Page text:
Mexico vaccinating young people, those most affected by 3rd Covid wave

By Eduard Ribas i Admetlla

Mexico City, Jul 27 (EFE).- Mexico City on Tuesday became one of the first spots in the country to vaccinate people between 18 and 29 years old against Covid-19, those most heavily affected by the third wave of the virus, while the government is insisting that the immunization program is limiting mortality during this renewed outbreak.

“They urged me, for protection because it’s been a long time, very long for everyone and it’s a very complicated situation,” Carlos Aguilar, a recently vaccinated 22-year-old in the capital’s Campo Marte district, told EFE.

For more than a month, Mexico has been suffering through a third wave of infections, a resurgence that is affecting mainly the young, unvaccinated population. People under age 40 represent 45 percent of the new infections.

However, authorities are rejecting decreeing new restrictions and are confident that the progress being made in the vaccination program will avoid the death toll and the hospital collapses that were hallmarks of the second wave in January.

So far, Mexico has experienced 2.75 million Covid-19 cases and 238,000 confirmed deaths, the fourth largest total in the world, although authorities calculate that the true death toll from the virus stands are more than 350,000.

But the government’s top strategist for dealing with the coronavirus, Hugo Lopez-Gatell, said Tuesday at a press conference that mortality in the third wave is 77 percent lower than the first spike in July 2020 and 87 percent lower than during the January 2021 spike thanks to the immunization program.

“Mortality in people at greatest risk, who are the elderly, has been reduced. People at greatest risk were already vaccinated several months ago,” he said.

Mexico, with its population of 126 million, has administered 60.88 million doses of various vaccines and 24 million people have received the complete series of shots in a program that is staggered by age, from the oldest adults down to the youngest members of society.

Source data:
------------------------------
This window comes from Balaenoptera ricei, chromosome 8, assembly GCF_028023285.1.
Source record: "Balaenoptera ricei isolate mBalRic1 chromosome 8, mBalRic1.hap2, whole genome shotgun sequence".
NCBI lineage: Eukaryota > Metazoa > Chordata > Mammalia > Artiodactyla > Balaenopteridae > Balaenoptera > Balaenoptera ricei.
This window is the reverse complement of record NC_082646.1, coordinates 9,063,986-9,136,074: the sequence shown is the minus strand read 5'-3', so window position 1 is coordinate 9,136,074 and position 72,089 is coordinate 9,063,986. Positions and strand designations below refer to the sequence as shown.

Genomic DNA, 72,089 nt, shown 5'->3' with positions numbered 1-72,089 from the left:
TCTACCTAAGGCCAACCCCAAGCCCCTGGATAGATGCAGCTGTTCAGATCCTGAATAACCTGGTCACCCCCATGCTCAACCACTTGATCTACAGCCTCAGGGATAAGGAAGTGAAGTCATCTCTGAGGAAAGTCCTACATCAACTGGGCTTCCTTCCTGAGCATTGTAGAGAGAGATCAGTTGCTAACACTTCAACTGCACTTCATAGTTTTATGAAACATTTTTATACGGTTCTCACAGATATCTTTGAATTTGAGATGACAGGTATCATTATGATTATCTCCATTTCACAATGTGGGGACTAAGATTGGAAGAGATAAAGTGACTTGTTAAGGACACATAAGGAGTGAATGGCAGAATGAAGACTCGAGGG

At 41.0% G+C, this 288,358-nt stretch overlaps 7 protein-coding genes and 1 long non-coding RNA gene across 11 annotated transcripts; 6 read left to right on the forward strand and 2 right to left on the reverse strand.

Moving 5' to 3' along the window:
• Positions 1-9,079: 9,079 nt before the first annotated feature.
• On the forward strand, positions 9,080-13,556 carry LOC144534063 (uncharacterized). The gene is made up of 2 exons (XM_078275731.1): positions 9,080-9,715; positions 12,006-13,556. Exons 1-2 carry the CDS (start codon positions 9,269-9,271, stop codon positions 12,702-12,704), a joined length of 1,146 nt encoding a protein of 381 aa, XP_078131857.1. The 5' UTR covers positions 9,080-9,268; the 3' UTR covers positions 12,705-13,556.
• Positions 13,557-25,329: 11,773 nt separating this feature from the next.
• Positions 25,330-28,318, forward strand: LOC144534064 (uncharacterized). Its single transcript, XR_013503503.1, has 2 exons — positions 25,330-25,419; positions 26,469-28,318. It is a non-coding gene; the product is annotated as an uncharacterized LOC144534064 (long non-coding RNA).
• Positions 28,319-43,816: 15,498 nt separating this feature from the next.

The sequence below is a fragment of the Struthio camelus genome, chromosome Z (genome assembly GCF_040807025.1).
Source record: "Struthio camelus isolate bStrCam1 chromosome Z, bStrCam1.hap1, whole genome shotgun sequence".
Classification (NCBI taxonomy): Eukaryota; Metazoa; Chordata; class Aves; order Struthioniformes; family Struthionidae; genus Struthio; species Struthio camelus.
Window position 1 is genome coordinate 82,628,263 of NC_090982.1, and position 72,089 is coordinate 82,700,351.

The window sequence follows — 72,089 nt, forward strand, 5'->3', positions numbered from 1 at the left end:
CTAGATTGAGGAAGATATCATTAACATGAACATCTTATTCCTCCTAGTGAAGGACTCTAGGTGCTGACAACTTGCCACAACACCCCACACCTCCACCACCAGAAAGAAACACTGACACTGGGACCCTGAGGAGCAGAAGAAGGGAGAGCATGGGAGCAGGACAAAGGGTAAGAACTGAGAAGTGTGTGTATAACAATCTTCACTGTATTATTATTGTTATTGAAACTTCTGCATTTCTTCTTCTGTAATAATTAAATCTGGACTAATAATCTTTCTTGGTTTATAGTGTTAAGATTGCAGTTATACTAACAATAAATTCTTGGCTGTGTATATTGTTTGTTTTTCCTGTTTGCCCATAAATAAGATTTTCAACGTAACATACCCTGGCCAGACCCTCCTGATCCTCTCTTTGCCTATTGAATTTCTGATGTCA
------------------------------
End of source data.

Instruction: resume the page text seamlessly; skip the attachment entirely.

At his morning press conference, President Andres Manuel Lopez-Obrador downplayed the third wave by saying that young people “are not being hit hard” by Covid-19, providing as an example the case of his son Jesus Ernesto, 14, who recently became infected.

“We were living together because we didn’t know, because teenagers are not being hit hart and I’m already vaccinated and I had no problems, and neither did his mother. We both got vaccinated with AstraZeneca, and that’s proof,” the president said.

Meanwhile, the hospitalization figures continue climbing and already 41 percent of the nation’s general care hospital beds and 31 percent of the intensive care unit beds are occupied, while the states of Durango and Guerrero are on red alert because they’ve exceeded 70 percent capacity.

The Mexican capital, the epicenter of the pandemic in this country, on Tuesday took another step in the vaccination program by starting to inoculate people between 18 and 29, one of the first areas in the country to do so.

In Campo Marte, a military district in the city of Miguel Hidalgo, there was a constant flow of people at the vaccination centers to receive Russia’s Sputnik V, one of the six vaccines authorized for use in Mexico.

While Carlos Aguilar was getting his shot, his girlfriend Rose Domingo, also 22 and a law student, took a photo of him with his cellphone “as a souvenir.”

“I think that although we’re young, many of us (young people) aren’t aware and it’s really important that, in spite of being vaccinated, we keep taking care of ourselves with the awareness that this isn’t a game,” said Domingo after receiving her shot, which she said “didn’t hurt at all.”

Another person who came to be immunized was Enrique Cortado, a 26-year-old publisher, who received his shot wearing a Pikachu costume because, he said, he “loves” Pokemon.

“I didn’t feel anything. I was very nervous and sort of excited,” he confessed as he became the center of attention with lots of people taking pictures of him.

He and others dressed in similar ways all danced to reggaeton music at the vaccine site, following the instructions of a Mexico City government team tasked with entertaining people waiting in line for their shots.

“I hope that they’re all very encouraged and that they really want to come here. I haven’t seen anyone who’s negative about it,” one of the dancers dressed as a panda named Pandemio said.

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